< Back to glossary

Chroma format/chroma subsampling

Chroma format is a method to represent and store digital images. Two chroma formats can be distinguished: RGB and YUV.

RGB contains three color components: red (R), green (G), and blue (B). Different amounts of these components create a wide array of colors.

In The YUV format (also called YCbCr) one component is responsible for luma (brightness) and two for chroma (color). YUV components are easily deduced from RGB components using the formulas provided below:

Chroma format pic.1

where k are weighting factors;

Chroma format pic.2

A full description of a color image includes one luminance component Y and three chrominance components Cb, Cr, Cg. Since the number Cb + Cr + Cg is constant, therefore one color component can be derived on the basis of the other two and, therefore, it is enough to store only two color components. The resolution of the color channel in YUV can be reduced without visible damage to quality. This property of the YUV system is reliant on the ability of the human eye to be more susceptible to a change in brightness rather than color.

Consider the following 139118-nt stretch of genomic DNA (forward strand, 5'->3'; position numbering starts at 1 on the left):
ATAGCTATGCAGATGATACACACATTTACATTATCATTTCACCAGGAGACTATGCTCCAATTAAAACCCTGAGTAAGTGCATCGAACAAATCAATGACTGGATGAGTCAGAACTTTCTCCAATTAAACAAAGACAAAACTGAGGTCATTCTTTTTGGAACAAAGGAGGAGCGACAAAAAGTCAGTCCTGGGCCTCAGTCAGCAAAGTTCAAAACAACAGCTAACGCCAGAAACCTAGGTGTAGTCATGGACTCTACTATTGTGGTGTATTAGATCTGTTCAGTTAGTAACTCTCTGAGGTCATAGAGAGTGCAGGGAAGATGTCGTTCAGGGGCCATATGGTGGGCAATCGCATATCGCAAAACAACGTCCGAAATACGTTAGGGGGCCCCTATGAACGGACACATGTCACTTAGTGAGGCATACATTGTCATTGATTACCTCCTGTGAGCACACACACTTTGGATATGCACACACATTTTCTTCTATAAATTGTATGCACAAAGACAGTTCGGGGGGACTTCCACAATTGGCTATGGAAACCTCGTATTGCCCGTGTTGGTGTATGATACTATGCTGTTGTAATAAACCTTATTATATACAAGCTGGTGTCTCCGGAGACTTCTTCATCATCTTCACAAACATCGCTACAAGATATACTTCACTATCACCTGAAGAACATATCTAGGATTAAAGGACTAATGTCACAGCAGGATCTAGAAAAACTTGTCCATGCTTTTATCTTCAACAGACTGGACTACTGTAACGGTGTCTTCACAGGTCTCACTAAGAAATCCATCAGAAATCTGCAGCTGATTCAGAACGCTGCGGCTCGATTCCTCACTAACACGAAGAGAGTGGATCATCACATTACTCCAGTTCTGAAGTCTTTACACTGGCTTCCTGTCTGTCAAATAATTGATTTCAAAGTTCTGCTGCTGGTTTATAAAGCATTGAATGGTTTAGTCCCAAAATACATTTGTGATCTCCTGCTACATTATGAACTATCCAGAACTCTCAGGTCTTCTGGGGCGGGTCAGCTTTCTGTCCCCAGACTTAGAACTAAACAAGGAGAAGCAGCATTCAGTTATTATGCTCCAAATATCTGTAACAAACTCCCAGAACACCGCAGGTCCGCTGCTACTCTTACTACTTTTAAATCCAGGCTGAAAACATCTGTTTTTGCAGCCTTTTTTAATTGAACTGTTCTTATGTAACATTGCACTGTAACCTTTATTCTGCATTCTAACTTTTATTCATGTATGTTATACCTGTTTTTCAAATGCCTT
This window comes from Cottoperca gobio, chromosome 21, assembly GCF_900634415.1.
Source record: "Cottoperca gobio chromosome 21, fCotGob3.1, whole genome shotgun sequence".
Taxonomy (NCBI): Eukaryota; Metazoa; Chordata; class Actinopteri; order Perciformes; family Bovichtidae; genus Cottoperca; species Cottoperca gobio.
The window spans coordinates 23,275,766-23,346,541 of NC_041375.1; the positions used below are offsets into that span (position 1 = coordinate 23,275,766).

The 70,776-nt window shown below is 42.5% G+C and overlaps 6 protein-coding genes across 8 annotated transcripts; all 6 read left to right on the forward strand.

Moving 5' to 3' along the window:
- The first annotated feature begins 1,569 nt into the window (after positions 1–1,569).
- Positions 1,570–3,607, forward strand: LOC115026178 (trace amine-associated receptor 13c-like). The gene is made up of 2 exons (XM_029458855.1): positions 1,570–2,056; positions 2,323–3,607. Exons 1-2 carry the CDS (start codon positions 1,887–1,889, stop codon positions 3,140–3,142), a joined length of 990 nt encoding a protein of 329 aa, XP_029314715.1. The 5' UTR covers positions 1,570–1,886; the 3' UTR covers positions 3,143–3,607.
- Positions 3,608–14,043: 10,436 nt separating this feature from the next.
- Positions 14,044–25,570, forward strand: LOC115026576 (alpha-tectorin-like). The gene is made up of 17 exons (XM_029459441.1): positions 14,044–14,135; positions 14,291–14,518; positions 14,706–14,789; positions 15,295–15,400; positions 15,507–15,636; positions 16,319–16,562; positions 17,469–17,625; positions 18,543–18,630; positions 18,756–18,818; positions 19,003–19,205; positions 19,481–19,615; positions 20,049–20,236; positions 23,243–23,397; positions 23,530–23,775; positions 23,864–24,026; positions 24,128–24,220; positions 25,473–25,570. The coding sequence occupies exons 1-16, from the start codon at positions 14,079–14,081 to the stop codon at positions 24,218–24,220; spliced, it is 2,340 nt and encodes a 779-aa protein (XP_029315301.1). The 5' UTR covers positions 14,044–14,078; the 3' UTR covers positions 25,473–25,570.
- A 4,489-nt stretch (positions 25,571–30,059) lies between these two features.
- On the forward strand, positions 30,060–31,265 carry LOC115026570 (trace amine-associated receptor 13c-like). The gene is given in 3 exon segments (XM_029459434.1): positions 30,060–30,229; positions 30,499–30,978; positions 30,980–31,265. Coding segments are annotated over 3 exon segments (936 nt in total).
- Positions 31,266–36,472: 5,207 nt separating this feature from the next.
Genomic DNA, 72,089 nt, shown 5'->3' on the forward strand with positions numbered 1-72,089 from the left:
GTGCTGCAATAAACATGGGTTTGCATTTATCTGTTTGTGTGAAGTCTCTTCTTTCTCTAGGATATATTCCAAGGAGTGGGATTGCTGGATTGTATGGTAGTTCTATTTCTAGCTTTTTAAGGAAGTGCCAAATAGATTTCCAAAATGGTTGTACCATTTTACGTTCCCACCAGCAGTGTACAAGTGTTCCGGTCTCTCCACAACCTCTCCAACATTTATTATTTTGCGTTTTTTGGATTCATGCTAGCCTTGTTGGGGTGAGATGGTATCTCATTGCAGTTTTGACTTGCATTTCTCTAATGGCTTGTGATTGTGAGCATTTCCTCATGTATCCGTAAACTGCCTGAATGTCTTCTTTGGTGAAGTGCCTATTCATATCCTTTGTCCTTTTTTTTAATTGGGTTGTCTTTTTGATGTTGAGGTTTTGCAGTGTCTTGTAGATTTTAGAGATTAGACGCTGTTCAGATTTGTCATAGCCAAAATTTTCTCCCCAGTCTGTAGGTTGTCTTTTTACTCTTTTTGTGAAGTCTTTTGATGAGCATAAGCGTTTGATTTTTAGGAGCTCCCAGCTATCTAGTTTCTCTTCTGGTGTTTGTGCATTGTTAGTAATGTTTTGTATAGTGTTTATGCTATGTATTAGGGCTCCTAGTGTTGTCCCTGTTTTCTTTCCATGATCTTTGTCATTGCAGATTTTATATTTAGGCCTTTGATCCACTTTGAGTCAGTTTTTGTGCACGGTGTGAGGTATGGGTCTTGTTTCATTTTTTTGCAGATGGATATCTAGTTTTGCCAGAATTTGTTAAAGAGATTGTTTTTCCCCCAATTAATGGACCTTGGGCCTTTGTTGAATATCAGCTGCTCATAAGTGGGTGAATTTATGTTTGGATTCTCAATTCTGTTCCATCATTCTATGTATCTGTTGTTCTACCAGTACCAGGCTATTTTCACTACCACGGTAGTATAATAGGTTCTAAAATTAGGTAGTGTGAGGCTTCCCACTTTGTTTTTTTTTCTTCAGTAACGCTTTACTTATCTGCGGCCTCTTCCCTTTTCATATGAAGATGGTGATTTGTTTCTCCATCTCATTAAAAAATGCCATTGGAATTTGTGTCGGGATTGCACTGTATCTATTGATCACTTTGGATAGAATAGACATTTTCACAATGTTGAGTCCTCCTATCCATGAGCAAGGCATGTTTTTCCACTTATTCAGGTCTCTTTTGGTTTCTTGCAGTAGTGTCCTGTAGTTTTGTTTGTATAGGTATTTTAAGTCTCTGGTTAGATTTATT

Chroma subsampling defines the number of pixels in the color channel relative to the luma channel.

  • 4:4:4 – luma and chroma channels have the same resolution, which results in high image accuracy.

    4:4:4 Chroma subsampling
  • 4:2:2 – chroma channel has the same height as luma channel and twice shorter width; it is a popular format for high-quality color video;

    4:2:2 Chroma subsampling
  • 4:2:0 – chroma channel has half of the height and half of width of the luma channel resolution; it is usually used in digital TV, DVD discs and video conferencing;

    4:2:0 Chroma subsampling
  • 4:0:0 – has no chroma channel at all, it is a monochrome image.